Cognitive Science: An Introduction/Statistics

Factor AnalysisEdit

When we're trying to understand the mind, and how it works, one of the things we want to know is how we can think of the different parts of the mind. Keep in mind that this might be a different question from the different parts of the brain--there are likely functions in the mind that are not restricted to a particular location, much like a function in a company might not be strongly associated with a specific, few rooms in a building.

One popular way to try to understand the different parts of the mind is by using a statistical technique called "factor analysis" (in other fields it is known as "principle components analysis.") What factor analysis does is look for relationships between large numbers of variables (typically, scores of different kinds of questions on a written test). Suppose you had a 200 question test given to 1000 people. Some of these questions might involve questions about world history, and others might test algebra abilities. We might expect that people who did well on world history question A might also do well on world history question B. Likewise, we might not expect whether somebody got A right will also get a math question right. We might expect a factor analysis to look at all of these questions, and the patterns of correct and incorrect answers given, and find two "factors." The scientist will then look at what questions belong in which factors and notice that some are about history and some are about math, and name the factors "history" and "math." You can think of it as a way of reducing the number of variables--in this case, 200 questions to 2 factors. A factor is the weighted sum of the variables. A math question would be called a "marker" for the math factor, and "load" on that factor. In psychology, we tend to interpret factors as representations of underlying abilities. [1]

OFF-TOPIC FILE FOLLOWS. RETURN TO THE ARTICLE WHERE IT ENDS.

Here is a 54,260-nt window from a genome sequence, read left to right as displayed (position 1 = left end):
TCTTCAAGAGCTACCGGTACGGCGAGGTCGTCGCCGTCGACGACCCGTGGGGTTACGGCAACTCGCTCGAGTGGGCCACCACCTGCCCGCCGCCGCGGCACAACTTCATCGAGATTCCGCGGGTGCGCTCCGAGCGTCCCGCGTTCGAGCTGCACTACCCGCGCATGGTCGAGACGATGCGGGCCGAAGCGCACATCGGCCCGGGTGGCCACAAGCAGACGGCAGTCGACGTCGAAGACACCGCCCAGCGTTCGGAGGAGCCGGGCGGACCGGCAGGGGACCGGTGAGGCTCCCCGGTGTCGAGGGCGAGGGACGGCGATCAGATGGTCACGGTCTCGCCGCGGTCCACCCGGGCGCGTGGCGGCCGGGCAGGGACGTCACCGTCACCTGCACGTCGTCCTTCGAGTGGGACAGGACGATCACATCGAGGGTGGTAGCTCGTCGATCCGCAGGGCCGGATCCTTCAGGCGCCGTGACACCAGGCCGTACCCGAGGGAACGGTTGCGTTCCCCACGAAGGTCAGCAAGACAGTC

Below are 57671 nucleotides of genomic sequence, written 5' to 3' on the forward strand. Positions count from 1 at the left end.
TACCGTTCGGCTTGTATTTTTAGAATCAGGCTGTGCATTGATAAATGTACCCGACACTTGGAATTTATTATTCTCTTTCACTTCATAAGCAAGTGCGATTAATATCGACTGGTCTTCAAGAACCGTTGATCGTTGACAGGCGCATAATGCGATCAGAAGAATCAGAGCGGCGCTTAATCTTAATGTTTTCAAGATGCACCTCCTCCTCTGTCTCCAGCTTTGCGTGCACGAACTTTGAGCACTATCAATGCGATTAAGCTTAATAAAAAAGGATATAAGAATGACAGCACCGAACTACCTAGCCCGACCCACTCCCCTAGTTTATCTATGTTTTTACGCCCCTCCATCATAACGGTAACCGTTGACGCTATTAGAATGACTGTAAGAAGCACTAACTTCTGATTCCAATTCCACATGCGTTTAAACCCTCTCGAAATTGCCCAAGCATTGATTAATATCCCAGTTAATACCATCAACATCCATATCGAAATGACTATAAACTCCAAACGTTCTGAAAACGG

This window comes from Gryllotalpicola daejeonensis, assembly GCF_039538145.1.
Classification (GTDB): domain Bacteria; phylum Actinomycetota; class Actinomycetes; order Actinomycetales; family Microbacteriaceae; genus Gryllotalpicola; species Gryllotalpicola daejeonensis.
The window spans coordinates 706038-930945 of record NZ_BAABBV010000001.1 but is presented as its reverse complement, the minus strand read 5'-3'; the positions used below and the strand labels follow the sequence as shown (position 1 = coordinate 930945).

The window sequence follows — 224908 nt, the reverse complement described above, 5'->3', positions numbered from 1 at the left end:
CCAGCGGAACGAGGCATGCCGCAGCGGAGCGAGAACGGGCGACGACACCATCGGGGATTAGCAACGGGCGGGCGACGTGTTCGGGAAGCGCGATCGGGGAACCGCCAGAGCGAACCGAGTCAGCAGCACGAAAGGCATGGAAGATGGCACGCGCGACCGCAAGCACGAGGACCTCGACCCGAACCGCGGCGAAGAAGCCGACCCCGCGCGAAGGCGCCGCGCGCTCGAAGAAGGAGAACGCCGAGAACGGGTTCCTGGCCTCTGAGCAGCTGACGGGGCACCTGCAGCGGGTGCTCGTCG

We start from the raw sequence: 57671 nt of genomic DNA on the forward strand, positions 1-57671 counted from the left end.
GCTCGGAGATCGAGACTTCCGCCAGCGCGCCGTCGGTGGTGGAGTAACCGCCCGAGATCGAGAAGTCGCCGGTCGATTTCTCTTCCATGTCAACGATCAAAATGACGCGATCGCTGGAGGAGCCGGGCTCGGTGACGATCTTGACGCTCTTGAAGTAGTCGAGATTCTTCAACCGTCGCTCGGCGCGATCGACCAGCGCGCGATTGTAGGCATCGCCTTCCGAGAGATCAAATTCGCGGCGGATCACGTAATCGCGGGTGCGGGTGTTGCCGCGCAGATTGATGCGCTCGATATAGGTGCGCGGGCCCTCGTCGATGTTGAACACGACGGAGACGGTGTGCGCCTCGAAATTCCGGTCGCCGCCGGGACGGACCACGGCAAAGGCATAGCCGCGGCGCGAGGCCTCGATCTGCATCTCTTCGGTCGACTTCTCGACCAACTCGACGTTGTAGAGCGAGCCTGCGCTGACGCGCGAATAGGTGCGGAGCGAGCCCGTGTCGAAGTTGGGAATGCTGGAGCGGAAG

This is what's called an "exploratory factor analysis." It's exploratory because we basically just give the data to the technique and it returns the patterns it found. We don't use our pre-conceived hypotheses about the structure in the data. A problem with exploratory factor analyses is that there are several ways to do it, and depending on which way you do it, you can get different factors, and different numbers of factors. Often the choice of technique is subjective.

If a scientist already has an idea of the structure of the data (that is, what she thinks the factors might be), then she can run a "confirmatory factor analysis," which tests whether the factors she thinks are there really are. Some have argued that this is a better way to do science, and is able to find evidence against theories in a way that exploratory factor analysis cannot.

  1. Hegarty, M. & Waller, D.A. (2005). Individual differences in spatial abilities. In P. Shah and A. Miyake (Eds.) The Cambridge Handbook of Visuospatial Thinking. Cambridge University Press: Cambridge. 121--169.